• It can definitely be done right! 🙂

  12. I absolutely live this post! I’m actually the only one in my family that doesn’t like cheesy happy endings and would rather the sacrifice stay a sacrifice! So it’s awesome to know I’m not the only one who believes in bittersweet endings. I am writing a book right now that kinds ends like that and I wrote it that way to leave people thinking. With a twinge of sad, but hope! So thank you storymonger! This hit it out of the ballpark for me!

    • Aw thanks! Glad to hear it.

  13. Excellent points here.
    I don’t take a character’s death too well (still trying to get over one in particular) But I admit that I do feel cheated when I find out that -surprise- they are actually alive and well. I’m glad they’re not dead, but I’m still a little miffed that I fretted for nothing. OR, more often than not, I don’t fret at all because I see it coming.

    As for bittersweet endings, where the character needs to adjust to a new normal, well it only makes sense. Not only is this how it is in real life, but the story would mean less if there was no change.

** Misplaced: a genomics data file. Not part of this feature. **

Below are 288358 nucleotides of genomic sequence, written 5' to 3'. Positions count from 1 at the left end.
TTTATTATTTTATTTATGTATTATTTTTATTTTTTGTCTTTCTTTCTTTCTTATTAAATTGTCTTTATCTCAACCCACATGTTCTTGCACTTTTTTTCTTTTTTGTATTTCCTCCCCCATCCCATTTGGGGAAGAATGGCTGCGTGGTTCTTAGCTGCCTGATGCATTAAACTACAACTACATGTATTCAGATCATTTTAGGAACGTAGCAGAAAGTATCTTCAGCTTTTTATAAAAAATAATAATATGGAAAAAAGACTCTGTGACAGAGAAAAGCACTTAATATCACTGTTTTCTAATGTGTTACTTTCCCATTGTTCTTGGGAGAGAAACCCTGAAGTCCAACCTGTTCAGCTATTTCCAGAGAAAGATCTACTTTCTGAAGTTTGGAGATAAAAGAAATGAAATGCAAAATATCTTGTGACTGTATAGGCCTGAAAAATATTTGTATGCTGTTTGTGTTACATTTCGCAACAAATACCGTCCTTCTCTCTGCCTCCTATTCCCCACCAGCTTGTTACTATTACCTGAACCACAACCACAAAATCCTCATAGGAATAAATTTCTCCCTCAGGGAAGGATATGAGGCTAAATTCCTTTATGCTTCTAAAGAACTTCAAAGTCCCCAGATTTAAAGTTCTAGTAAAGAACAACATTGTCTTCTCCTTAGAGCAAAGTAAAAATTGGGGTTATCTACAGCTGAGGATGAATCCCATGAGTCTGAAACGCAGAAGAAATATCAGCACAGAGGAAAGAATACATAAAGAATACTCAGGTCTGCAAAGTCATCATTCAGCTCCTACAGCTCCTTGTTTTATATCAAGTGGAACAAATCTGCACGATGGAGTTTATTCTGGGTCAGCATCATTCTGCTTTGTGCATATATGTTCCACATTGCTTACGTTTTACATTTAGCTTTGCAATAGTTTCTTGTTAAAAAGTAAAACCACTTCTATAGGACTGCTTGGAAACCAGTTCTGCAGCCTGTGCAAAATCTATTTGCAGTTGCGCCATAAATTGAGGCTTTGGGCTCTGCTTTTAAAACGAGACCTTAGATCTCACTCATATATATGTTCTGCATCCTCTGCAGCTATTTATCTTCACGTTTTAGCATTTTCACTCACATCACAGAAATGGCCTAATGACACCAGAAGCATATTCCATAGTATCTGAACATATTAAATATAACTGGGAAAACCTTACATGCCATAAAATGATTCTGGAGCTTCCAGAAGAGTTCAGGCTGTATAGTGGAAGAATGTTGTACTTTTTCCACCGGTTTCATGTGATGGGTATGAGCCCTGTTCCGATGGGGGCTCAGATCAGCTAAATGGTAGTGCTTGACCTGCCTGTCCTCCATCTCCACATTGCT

• Yep! Change is one of the most important story elements ever.

  14. So, everyone else in the comment section is way more eloquent than I am, but like they all said, I agree. In my Intro to Film class, we’ve learned about optimist, pessimist, and ironic endings. The ironic endings are actually my favorite because of the bittersweetness.
    In my last novel, I had a heroic death that I loved and built up – and then it fizzled unexpectedly and the character came back -_- . When I go back to edit (if I ever do) he’s going to stay dead. My ending feels so cheap, and I just finished it to get it done. It’s a humorous story, but I also want to bring some seriousness into it for my theme.